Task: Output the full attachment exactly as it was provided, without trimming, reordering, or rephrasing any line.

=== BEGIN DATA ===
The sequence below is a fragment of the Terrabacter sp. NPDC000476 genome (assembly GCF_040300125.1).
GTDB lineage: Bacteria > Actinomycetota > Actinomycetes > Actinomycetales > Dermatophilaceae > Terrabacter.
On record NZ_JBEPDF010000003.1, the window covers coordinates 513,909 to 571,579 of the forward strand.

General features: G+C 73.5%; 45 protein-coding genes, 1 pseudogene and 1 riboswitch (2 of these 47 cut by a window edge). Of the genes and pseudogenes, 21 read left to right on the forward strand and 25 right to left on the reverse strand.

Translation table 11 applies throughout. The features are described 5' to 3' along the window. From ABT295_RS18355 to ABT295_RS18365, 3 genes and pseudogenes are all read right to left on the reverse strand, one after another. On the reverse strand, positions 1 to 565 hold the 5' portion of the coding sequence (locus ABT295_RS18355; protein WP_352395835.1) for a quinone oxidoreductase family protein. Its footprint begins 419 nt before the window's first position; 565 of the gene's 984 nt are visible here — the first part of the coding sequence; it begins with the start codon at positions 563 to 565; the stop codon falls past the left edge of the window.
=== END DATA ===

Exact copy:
The sequence below is a fragment of the Terrabacter sp. NPDC000476 genome (assembly GCF_040300125.1).
GTDB lineage: Bacteria > Actinomycetota > Actinomycetes > Actinomycetales > Dermatophilaceae > Terrabacter.
On record NZ_JBEPDF010000003.1, the window covers coordinates 513,909 to 571,579 of the forward strand.

General features: G+C 73.5%; 45 protein-coding genes, 1 pseudogene and 1 riboswitch (2 of these 47 cut by a window edge). Of the genes and pseudogenes, 21 read left to right on the forward strand and 25 right to left on the reverse strand.

Translation table 11 applies throughout. The features are described 5' to 3' along the window. From ABT295_RS18355 to ABT295_RS18365, 3 genes and pseudogenes are all read right to left on the reverse strand, one after another. On the reverse strand, positions 1 to 565 hold the 5' portion of the coding sequence (locus ABT295_RS18355; protein WP_352395835.1) for a quinone oxidoreductase family protein. Its footprint begins 419 nt before the window's first position; 565 of the gene's 984 nt are visible here — the first part of the coding sequence; it begins with the start codon at positions 563 to 565; the stop codon falls past the left edge of the window.